Wednesday, September 07, 2005

ARIA 1 : Kazaa 0

Meant to post this last night, but got a little lazy. So anyway, the Australian Federal Court ruled largely in favour of the ARIA camp (led by Universal Music), determining that Sharman Networks was infringing the copyrights of the music industry by means of its Kazaa peer-to-peer software.

Specifically, Justice Murray Wilcox stated three reasons for ruling against Kazaa:
  • Although notices have been put up on the Kazaa website and in the EULA warning against the sharing of copyrighted files, it has long been known that such measures are ineffective, and that the respondents have known that Kazaa is widely used for the sharing of copyrighted material.
  • Technical solutions exist, which would help reduce the sharing of copyrighted files, and none of these have been implemented in Kazaa since it would be in their financial interest to maximise such sharing.
  • The Kazaa web page openly encourages users to increase their file-sharing using such taglines as "Join the Revolution" and creating the "Kazaa Revolution" targeting record companies, which effectively encourage the predominantly young user base to think that it is "cool" to defy the record companies by ignoring copyright constraints.
Justice Wilcox also identified two matters that the case was not about:
  • Whether the record companies should make their copyrighted works available on a licensed basis for a fee;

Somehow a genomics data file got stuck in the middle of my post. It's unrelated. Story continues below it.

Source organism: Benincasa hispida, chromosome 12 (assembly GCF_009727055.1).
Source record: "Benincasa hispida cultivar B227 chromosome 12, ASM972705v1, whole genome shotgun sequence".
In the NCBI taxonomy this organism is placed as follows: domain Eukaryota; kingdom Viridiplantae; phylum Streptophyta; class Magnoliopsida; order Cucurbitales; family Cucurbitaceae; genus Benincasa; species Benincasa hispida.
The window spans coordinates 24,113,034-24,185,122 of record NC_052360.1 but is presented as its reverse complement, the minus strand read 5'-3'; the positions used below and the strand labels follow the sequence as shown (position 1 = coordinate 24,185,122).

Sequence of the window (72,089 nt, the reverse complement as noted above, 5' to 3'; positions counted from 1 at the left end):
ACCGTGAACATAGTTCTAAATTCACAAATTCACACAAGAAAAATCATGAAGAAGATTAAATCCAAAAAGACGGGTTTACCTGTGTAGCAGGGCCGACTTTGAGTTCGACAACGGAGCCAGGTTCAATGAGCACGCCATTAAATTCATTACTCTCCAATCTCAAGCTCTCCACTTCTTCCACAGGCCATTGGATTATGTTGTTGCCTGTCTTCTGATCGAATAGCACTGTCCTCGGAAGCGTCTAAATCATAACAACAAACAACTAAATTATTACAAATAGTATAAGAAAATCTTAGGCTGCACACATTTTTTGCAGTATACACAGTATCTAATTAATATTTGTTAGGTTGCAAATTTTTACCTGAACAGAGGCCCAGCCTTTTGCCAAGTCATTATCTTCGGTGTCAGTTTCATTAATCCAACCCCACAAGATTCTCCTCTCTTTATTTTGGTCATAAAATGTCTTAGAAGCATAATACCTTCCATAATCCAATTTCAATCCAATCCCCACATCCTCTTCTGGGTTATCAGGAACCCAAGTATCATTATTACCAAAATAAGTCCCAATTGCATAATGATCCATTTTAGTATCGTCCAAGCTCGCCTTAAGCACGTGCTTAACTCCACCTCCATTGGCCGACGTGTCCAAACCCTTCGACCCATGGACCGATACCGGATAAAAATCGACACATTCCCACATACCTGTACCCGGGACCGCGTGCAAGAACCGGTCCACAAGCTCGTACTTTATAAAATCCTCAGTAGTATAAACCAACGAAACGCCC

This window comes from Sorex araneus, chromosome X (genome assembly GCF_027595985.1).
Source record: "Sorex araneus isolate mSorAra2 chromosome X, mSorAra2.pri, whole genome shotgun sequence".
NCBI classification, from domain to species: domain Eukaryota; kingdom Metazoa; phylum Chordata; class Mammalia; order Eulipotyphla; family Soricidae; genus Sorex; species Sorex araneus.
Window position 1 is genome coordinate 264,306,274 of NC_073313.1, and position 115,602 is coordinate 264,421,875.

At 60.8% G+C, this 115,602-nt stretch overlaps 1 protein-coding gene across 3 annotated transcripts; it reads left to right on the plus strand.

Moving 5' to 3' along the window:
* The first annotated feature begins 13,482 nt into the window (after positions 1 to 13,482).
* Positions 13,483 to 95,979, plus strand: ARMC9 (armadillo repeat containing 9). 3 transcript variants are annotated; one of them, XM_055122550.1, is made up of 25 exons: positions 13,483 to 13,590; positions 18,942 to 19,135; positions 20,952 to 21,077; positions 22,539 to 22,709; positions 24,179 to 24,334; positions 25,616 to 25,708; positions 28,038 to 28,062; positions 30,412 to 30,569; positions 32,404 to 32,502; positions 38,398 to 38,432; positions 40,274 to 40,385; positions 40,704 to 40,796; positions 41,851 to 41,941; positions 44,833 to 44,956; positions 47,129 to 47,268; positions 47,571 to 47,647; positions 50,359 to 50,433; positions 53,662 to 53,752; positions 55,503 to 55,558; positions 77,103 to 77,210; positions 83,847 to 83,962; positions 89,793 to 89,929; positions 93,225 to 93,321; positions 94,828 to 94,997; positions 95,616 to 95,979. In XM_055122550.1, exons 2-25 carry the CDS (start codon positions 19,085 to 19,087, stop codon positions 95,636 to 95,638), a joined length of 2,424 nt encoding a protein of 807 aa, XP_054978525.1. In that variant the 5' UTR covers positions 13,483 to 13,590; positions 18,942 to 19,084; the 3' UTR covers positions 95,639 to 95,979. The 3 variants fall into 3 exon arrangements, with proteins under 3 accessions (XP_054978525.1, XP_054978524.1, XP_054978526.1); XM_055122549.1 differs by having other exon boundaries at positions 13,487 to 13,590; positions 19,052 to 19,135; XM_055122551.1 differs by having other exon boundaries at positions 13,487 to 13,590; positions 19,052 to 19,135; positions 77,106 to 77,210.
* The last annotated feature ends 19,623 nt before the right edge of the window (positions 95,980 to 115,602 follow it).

• Whether it would have been possible for the record companies to make their CDs less vulnerable to being ripped by issuing them in a DRM instead of open format.
The result of the judgement were that six of the ten respondents were found to be infringing on intellectual property rights. It was ordered that they be restrained "from authorising Kazaa users to do in Australia any of the infringing acts". However, Kazaa would be allowed to continue, provided that any new users be provided only versions of the software include non-optional keyword-filter technology designed to protect the copyright works of the record companies, all future versions of the software contain such filtering technology, and "maximum pressure" be placed on existing users to upgrade to the newer versions.

The infringing respondents were also to pay 90% of the costs of the proceedings for the applicants. The applicants had to pay the full cost of the proceedings for the four dismissed respondents.

A seperate hearing would be held to determine damages in the case.

The Kazaa camp has said (naturally) that they would appeal the ruling.

Read: Court Judgement
Reports: Sydney Morning Herald, The Australian IT, C|net, Reuters UK, Copyfight

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